May 11, 2018

Librarians are fed up with you people using cheese to mark your pages

by

A very very good and, it turns out, comparatively normal bookmark

What’s the weirdest thing you’ve ever used as a bookmark? A feather? A candy wrapper? An old photograph of a man’s rear end? (The latter is not just idle conjecture; I once found a second-hand copy of Humboldt’s Gift that contained exactly this)… I’m sure you think you have some pretty wacky answers to this question. I personally favour a laminated watercolour picture of a ring-necked parakeet, given to me by a dear friend (right).

But I’ve never once even considered using a Kraft single, just one of the many bizarre and seemingly logistically impossible objects that Lynsi Burton lists in SFGate this week, inspired by an exasperated tweet from Washington librarian Anna Holmes, and subsequently mentioned on the NPR game show Wait, Wait, Don’t Tell Me.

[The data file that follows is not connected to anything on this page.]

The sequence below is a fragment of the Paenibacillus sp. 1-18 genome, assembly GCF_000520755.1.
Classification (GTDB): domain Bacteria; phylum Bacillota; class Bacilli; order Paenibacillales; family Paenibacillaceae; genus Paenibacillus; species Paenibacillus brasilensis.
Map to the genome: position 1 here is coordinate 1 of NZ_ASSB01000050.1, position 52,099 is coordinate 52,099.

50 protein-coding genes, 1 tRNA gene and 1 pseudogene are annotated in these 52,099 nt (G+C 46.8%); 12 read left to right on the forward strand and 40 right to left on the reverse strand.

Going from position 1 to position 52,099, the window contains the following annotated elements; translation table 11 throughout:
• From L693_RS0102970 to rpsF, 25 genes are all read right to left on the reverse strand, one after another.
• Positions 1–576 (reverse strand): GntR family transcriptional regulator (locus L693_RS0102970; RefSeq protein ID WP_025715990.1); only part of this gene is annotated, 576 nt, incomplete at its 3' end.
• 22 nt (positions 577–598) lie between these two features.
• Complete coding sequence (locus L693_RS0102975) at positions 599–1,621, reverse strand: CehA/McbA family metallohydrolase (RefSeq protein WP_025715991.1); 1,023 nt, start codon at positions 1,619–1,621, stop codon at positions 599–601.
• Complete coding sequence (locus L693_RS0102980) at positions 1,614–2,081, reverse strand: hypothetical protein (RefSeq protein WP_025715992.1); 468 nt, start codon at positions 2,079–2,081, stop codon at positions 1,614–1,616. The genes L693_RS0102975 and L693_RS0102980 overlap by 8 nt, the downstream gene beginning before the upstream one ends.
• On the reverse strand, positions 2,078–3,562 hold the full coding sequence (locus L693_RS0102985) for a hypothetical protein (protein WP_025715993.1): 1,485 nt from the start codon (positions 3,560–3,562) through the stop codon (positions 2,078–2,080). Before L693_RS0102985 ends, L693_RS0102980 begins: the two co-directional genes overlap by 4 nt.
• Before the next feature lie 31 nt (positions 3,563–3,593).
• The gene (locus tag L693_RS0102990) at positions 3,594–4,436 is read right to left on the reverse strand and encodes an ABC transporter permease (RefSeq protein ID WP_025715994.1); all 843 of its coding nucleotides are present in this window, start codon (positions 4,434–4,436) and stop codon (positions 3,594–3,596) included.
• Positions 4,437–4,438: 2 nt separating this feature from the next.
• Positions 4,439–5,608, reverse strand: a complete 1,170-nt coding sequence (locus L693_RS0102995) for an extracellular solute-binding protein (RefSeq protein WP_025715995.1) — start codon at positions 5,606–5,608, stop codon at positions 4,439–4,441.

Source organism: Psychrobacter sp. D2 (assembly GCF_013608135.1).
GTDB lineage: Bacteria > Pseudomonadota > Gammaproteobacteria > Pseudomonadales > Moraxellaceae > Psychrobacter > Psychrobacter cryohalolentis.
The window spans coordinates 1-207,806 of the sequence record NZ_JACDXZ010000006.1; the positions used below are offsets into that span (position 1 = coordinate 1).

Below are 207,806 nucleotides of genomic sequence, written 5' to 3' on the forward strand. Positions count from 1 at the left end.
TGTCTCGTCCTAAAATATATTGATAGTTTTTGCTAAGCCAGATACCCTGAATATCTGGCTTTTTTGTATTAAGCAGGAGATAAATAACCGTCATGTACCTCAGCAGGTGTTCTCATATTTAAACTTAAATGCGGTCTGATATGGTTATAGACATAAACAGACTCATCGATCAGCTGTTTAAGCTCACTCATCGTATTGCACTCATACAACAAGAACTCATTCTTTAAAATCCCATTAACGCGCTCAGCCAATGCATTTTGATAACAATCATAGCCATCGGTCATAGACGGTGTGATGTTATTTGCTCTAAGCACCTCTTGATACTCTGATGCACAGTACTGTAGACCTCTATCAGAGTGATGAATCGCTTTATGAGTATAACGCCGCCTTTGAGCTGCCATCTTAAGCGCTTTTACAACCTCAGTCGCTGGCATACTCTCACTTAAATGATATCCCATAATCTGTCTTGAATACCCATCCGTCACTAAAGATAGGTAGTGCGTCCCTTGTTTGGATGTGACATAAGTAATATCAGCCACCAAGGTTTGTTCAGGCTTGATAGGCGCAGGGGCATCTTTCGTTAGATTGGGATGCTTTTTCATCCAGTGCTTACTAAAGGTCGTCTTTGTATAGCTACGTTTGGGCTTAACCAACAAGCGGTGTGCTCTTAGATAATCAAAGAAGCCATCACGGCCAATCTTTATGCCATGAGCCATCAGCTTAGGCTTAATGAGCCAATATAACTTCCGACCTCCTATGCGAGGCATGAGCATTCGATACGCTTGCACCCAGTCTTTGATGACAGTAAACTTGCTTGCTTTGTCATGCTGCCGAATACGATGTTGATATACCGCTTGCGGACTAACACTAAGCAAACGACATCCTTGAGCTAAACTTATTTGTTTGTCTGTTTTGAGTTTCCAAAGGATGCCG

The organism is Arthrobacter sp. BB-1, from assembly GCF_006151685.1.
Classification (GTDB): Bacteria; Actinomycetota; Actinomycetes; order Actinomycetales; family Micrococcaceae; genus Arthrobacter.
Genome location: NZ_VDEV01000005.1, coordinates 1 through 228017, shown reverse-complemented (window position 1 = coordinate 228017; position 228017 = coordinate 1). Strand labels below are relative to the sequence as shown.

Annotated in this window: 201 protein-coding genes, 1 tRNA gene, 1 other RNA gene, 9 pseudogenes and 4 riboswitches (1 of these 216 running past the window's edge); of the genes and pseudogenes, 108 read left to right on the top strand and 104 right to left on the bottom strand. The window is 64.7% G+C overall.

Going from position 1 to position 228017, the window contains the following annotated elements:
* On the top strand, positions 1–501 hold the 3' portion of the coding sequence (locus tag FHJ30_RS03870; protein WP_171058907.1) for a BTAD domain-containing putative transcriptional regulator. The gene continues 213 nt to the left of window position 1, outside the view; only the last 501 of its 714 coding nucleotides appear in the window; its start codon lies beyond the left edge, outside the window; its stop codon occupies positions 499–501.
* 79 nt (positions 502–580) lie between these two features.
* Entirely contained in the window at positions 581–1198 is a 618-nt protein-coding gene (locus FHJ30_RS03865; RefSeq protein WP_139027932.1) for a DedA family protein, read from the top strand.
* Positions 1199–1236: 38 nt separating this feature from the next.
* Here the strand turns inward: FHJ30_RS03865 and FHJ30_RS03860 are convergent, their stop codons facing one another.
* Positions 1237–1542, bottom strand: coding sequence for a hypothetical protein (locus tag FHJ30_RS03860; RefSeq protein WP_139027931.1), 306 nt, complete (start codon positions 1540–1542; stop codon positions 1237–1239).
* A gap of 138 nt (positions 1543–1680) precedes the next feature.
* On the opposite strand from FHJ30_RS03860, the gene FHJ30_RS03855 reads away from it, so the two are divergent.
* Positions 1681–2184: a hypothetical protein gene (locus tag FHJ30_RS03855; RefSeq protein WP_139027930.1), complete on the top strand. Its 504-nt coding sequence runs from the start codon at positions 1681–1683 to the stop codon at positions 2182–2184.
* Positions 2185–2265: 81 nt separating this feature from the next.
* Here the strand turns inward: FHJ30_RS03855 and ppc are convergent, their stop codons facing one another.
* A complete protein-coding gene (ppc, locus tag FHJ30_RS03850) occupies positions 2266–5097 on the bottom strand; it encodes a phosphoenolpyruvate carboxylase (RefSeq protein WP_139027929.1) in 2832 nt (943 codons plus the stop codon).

It’s a piece that raises a lot of questions. Chief among them: What drives a person to consider a slice of cheese an acceptable bookmark? So, in the spirit of serious investigation this site is renowned for, I’ve listed some of the more eye-catching objects mentioned in the article below — along with some potential scenarios that might have resulted in them being used. Apologies in advance.

I fear this exercise may have raised more questions than it answered, and for that, I can only apologise. But the message is clear, guys: next time you need to mark the page of a library book and find yourself reaching for a perishable foodstuff: have a word with yourself and maybe just remember what page you were on? But never, ever fold the page over. We might live in a world where people use chicken legs as bookmarks, but we’re not savages.

 

 

Tom Clayton is the publishing executive at Melville House UK.

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